Concerns regarding specification of study eligibility criteria Unclear

MEDLINE, Embase, the Cochrane Central Register of Controlled Trials, Web of Science, CINAHL and ProQuest were searched from inception to July 2018 and update searches were undertaken (MEDLINE only) to April 2019. The reference lists of published systematic reviews were screened for additional articles. The search strategies used for each database were published in full (supplementary material) and appeared adequate. No date or language limitations were applied. Two reviewers independently assessed studies for inclusion and any disagreements were resolved through discussion or consultation with a third reviewer.

2.1 Did the search include an appropriate range of databases/electronic sources for published and unpublished reports? Probably yes
2.2 Were methods additional to database searching used to identify relevant reports? Yes
2.3 Were the terms and structure of the search strategy likely to retrieve as many eligible studies as possible? Probably yes
2.4 Were restrictions based on date, publication format, or language appropriate? Yes
2.5 Were efforts made to minimise error in selection of studies? Yes
Concerns regarding methods used to identify and/or select studies Low

Two reviewers independently extracted data from included studies, using a predefined data extraction form, and any disagreements were resolved through discussion or consultation with a third reviewer. The risk of bias of included studies was assessed using a modified version of the Clinical Advances through Research and Information Technology risk of bias tool. Risk of bias was assessed independently by two reviewers and any disagreements were resolved through discussion or consultation with a third reviewer; studies were considered to have high risk of bias if two or more of the seven items were classified as high risk after consensus. The criteria considered are relevant for aetiologic studies but do not provide a comprehensive assessment. Some details of the included studies (e.g. participant age at baseline, gender distribution, duration of follow-up) were reported as supplementary material, however, no information was provided about other potential cancer risk factors (e.g. family history, genetic markers, smoking, weight) although adjustment for other risk factors formed part of the risk of bias assessment.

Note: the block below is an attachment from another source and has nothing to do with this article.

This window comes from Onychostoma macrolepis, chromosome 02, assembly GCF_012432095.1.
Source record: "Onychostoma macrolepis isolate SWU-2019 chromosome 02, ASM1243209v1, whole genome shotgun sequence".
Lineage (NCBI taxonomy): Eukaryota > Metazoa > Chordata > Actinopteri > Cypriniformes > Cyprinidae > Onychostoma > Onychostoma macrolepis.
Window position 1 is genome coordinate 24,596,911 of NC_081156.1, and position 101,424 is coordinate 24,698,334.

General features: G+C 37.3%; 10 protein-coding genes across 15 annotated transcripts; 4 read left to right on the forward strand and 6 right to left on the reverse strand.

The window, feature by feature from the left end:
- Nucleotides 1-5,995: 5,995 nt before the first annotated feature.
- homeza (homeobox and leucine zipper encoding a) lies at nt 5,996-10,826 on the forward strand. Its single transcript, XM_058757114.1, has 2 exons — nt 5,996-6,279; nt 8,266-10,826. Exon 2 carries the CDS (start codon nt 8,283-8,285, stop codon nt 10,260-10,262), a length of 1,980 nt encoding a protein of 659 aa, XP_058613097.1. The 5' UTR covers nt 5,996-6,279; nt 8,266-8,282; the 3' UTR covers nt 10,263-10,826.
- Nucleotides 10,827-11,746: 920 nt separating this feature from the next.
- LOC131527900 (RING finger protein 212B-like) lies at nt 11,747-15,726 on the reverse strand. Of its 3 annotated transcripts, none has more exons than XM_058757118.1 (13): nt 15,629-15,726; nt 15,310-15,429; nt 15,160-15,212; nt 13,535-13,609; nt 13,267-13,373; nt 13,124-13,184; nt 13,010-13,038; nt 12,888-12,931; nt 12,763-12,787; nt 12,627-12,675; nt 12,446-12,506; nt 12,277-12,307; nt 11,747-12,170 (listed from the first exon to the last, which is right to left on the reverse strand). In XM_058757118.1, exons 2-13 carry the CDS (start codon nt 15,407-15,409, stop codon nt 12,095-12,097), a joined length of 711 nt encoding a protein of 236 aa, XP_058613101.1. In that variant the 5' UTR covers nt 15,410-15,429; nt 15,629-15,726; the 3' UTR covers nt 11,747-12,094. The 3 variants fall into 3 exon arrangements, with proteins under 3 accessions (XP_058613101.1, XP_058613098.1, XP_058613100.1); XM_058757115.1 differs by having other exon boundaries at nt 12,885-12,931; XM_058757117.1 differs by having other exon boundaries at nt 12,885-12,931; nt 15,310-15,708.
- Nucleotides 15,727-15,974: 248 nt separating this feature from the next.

3.1 Were efforts made to minimise error in data collection? Yes
3.2 Were sufficient study characteristics considered for both review authors and readers to be able to interpret the results? Probably no
3.3 Were all relevant study results collected for use in the synthesis? Probably yes
3.4 Was risk of bias (or methodological quality) formally assessed using appropriate criteria? Probably yes
3.5 Were efforts made to minimise error in risk of bias assessment? Yes
Concerns regarding methods used to collect data and appraise studies Unclear